(1) Man-In-The-Middle Attack: The Publish-Subscribe model is used by the MQTT protocol for data transmission and on the client side, MQTT Broker is being used efficiently. This enables publishers and subscribers to communicate with each other and messages can be sent without destination information. After turning into a man-in-middle by controlling the broker, the full authority of communication can be held by the attacker without even informing the client (Tewari and Gupta, 2020).

(2) SQL Injection Attack: The gateways are vulnerable to SQL injection attacks. For such attacks, dangerous SQL statements are inserted by the hacker in a program (Kasim, 2021). In addition, hackers can retrieve any user's personal data and database tuples can be changed. SQL injection is a major security issue as listed in the Open Web Application Security Project (OWASP).

(3) Signature Wrapping Attack: At gateways, XML signatures are used for internet services. For this type of attack, the hacker can break the signature algorithm and perform the operation or manipulate the data by making use of susceptibilities (Hassija et al., 2019).

6.4 Application layer

The application layer creates a link between the user and the IoT system. All IoT applications such as smart healthcare, smart buildings, smart transport, etc. reside in this stage. This stage has security issues that are specific to the privacy of the users’ data and the applications they are using. The extensive security concerns at this stage are discussed below:

(1) Access Control Attack: Access control means only authorized users should have access to IoT data so that data is restricted to legitimate users only. But if that access is compromised, the whole IoT system will be at risk (Liu et al., 2012).

(2) Malicious Code Injection Attacks: The attacker injects malicious code or script from an unknown location into the system, hacking authorized user data and manipulating or stealing important information about the user (Kasim, 2021).

(3) Sniffing Attacks: The network traffic can be monitored using sniffer applications by the attacker, which leads to the revealing of confidential user data (Kiran et al., 2020).

7 Existing security solutions LayerWise

The various security attacks and their effect on IoT systems and existing solutions are described in Table 12.

Table 12

Table 12. IoT security attacks and solutions.

7.1 Data capturing and processing

The existing solutions for given security attacks on this layer are described below.

(1) Node Capturing: For sensor-capture attacks in medical IoT, an improvement has been made to the authentication.

(2) protocol proposed by Fotouhi et al (Fotouhi et al., 2020). The new version is lightweight and uses login and biometric authentication to make the system highly secure against node-capturing attacks by enhancing protocol authentication speed and minimizing its computational cost (Lee et al., 2022).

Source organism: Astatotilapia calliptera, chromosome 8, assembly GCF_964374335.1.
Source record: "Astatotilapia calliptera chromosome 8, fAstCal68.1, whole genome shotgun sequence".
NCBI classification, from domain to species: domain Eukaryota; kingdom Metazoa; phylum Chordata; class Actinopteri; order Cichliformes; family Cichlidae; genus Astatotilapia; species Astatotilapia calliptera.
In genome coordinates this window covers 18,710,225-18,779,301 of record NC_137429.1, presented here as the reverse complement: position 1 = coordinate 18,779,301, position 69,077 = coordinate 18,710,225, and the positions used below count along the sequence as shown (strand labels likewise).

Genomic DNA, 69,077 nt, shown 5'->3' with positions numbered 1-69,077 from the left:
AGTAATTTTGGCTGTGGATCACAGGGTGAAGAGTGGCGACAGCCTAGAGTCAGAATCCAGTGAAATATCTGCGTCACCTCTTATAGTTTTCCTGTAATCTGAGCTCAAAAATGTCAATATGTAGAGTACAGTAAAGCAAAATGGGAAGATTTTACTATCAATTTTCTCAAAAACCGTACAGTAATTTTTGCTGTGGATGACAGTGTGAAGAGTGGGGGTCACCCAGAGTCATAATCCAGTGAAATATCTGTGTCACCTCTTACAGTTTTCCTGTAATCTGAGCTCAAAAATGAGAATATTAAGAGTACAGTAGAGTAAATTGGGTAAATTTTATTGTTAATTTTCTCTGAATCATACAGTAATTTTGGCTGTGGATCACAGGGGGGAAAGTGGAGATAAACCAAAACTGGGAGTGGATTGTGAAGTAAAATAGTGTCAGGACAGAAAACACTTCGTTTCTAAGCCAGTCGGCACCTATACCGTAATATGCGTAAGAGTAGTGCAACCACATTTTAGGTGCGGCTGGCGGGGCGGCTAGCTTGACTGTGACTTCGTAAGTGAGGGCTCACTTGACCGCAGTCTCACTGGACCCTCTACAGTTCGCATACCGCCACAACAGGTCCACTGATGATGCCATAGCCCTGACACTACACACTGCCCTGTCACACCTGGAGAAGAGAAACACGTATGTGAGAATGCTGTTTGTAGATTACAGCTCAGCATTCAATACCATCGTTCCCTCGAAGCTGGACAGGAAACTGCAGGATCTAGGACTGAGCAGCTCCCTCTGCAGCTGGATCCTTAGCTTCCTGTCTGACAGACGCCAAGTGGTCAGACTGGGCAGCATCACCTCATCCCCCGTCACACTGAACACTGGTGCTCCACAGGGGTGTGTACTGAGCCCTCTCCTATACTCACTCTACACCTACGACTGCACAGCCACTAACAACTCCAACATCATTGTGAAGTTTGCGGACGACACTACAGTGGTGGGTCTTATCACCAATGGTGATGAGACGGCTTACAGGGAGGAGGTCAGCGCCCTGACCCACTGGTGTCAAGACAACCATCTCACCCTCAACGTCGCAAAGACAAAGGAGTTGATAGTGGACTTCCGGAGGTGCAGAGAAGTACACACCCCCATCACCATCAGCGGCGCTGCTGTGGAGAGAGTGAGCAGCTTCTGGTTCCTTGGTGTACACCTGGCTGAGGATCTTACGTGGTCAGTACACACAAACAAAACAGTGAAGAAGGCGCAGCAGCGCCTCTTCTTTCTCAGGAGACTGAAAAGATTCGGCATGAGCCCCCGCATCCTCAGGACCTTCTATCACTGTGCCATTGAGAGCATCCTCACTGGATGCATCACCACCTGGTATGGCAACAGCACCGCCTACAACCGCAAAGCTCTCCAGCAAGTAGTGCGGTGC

(3) Malicious Code Injection Attack: To prevent malicious code injection attacks, a hardware-based Secure Return Address Stack (SRAS) is implemented with limited modifications to the processor as well as the Operating system. To overcome buffer overflow attacks, a multilayer software and hardware approach is proposed that is static as well as dynamic defenses. For securing computing devices, this hardware-based solution can be combined with existing software solutions (Mosenia and Jha, 2017).

(4) False Data Injection (FDI) Attack: FDI attacks can mislead any data by inserting incorrect information such as wrong details of sensor movements. Yavuz et al. (2018) used AEs to detect FDI attacks instead of support vector machine-based methods. AEs have many advantages over earlier methods such as it is easier to train them as labeling is not required and different types of attacks such as hidden data correlation structures are easily learned by them. Therefore, they can detect any change in these complex structures by using AE-based algorithms. The data that is affected by FDI attacks can be recovered using a denoising autoencoder to the original state. This approach has reduced execution time as well as a tendency for false alarms (Yavuz et al., 2018).

(5) SCA: For detecting side channel attacks in IoT networks, a packet obfuscation scheme is proposed using local differentiation privacy in smart home applications. Smart home devices such as cameras, switches, and sleep monitors are used to collect IoT data, and privacy bandwidth trade-offs have been shown with consideration of some assumptions (IEEE Signal Processing Society, 2018).

(6) Eavesdropping: Initially, eavesdropping in IoT was solved with the use of encryption and decryption methods, but due to constrained resources in IoT, it is difficult to implement.

(7) Xu et al. (2016) have given relay transmission as a solution to eavesdropping. As several hurdles in information transmission come from machinery/equipment noise and vibrations, it is necessary to deploy relaying in most IoT environments.

(8) Sleep Deprivation Attacks: The main aim of this attack is to degrade the battery life of target nodes by utilizing their power consumption to the full extent. Bhattasali and Chaki (Bhattasali and Chaki, 2011) suggest a lightweight multilayer IDS without using MAC protocols. This multilayer technique uses the cluster-based approach for plotting IDS.

(9) Booting Attacks: To protect from booting attacks, hardware-based security implementation is essential. For this, a FPGA is used to protect infrastructural components. An IoT device is being designed using a ZC-706 prototype board which is the master of the booting process. To secure the IoT device, three things have been done. First, an IoT device is protected from bit stream encoding by encrypting the FPGA bit stream. Second, the system boot image is encrypted and lastly, it has been checked that FPGA is working correctly so that attacks like spoofing and Trojan horses can be avoided (Tufts University and IEEE Circuits and Systems Society, 2017).